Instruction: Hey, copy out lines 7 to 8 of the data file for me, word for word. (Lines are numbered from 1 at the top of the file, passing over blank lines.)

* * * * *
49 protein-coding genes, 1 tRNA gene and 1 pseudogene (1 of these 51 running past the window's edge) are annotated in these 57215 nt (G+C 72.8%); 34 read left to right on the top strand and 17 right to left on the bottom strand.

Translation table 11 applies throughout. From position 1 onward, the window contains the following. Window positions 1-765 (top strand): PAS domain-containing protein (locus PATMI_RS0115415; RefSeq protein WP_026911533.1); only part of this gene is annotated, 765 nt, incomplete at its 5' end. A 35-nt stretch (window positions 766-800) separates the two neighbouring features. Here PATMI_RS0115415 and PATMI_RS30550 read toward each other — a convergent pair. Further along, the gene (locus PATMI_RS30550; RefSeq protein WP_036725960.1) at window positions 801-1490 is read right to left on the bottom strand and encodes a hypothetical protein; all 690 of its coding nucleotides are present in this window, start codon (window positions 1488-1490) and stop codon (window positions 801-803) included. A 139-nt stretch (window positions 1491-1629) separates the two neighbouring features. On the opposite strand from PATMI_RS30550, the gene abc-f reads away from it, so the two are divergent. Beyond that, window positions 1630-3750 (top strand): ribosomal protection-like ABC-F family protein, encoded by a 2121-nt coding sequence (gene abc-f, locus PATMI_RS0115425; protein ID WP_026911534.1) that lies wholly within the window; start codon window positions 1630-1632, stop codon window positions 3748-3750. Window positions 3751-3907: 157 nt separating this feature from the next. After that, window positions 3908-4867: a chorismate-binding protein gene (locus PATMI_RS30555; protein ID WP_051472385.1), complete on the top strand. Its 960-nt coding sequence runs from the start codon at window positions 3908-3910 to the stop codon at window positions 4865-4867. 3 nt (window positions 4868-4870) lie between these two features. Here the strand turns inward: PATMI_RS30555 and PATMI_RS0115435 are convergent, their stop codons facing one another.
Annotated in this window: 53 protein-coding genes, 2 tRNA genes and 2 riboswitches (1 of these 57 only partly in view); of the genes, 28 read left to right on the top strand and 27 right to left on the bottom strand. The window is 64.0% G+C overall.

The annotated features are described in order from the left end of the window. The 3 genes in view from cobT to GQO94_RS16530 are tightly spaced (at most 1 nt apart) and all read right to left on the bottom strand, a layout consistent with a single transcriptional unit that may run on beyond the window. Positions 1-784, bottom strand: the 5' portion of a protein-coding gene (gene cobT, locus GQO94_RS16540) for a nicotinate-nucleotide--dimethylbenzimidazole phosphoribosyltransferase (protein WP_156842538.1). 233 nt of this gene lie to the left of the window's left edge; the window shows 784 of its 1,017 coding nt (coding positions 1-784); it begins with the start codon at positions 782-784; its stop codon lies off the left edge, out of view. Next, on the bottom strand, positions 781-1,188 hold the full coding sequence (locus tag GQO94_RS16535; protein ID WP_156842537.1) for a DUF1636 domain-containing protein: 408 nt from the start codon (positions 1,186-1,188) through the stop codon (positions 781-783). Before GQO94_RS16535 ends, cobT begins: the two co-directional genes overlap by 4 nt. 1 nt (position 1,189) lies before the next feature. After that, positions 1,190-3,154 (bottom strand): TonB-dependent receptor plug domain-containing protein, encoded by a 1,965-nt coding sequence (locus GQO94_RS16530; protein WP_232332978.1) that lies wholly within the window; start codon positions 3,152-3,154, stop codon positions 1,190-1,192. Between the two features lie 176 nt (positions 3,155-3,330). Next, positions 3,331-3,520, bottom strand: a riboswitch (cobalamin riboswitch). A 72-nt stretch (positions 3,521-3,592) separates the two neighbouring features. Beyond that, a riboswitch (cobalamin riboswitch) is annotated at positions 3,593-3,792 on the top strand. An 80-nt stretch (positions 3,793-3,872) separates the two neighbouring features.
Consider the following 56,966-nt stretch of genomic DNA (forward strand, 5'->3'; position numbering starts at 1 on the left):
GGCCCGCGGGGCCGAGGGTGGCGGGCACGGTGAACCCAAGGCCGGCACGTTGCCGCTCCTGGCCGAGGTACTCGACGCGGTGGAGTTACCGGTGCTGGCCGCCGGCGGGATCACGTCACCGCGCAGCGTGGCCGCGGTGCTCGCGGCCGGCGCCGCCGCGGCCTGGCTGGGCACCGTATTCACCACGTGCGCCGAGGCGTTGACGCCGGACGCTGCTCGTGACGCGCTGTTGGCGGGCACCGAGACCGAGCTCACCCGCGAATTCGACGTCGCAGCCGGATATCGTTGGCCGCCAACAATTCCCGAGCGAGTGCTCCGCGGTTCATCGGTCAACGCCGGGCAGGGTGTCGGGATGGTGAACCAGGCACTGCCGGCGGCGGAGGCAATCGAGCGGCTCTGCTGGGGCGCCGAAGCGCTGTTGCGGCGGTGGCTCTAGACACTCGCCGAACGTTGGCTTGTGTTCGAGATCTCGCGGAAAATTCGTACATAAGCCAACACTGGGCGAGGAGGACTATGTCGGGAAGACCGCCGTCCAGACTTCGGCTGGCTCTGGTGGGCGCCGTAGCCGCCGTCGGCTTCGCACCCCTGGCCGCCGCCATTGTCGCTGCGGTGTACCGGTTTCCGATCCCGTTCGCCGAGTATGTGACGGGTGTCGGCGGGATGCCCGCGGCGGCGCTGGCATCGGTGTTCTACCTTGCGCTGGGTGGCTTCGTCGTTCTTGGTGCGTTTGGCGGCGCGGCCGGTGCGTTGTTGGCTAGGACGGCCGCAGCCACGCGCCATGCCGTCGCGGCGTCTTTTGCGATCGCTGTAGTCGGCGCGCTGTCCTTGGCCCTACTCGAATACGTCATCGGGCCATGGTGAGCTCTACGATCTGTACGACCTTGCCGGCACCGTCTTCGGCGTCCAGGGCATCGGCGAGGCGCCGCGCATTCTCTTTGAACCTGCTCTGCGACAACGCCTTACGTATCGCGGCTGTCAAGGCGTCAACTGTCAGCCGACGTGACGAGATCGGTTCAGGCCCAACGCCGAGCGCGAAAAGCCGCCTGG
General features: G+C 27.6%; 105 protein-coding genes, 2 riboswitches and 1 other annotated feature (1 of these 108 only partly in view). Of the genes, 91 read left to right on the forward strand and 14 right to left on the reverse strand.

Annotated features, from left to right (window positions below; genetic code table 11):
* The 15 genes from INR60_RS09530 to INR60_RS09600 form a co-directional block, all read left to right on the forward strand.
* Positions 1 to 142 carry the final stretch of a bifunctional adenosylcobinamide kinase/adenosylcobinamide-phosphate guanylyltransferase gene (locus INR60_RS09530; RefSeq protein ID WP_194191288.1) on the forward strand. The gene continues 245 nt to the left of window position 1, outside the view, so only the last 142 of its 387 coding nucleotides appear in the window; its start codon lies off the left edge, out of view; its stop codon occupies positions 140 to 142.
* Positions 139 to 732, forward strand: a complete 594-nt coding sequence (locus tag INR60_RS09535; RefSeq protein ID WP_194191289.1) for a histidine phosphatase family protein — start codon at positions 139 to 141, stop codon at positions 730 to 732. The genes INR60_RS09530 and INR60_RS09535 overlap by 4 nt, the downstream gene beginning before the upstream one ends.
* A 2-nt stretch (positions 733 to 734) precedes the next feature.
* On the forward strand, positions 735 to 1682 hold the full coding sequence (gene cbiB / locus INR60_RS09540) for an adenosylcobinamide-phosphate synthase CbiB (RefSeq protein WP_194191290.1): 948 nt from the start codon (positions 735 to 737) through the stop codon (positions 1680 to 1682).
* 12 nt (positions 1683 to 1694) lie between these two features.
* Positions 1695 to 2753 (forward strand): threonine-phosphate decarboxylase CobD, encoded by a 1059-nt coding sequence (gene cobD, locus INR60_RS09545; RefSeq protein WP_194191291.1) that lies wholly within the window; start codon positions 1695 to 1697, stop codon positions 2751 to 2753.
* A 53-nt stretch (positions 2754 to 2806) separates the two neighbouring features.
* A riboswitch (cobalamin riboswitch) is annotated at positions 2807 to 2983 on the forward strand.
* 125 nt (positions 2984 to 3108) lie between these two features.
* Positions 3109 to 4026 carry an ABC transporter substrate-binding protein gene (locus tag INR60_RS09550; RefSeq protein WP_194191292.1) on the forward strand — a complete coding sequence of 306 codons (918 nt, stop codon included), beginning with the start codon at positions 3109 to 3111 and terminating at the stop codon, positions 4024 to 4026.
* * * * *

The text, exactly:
General features: G+C 27.6%; 105 protein-coding genes, 2 riboswitches and 1 other annotated feature (1 of these 108 only partly in view). Of the genes, 91 read left to right on the forward strand and 14 right to left on the reverse strand.

Annotated features, from left to right (window positions below; genetic code table 11):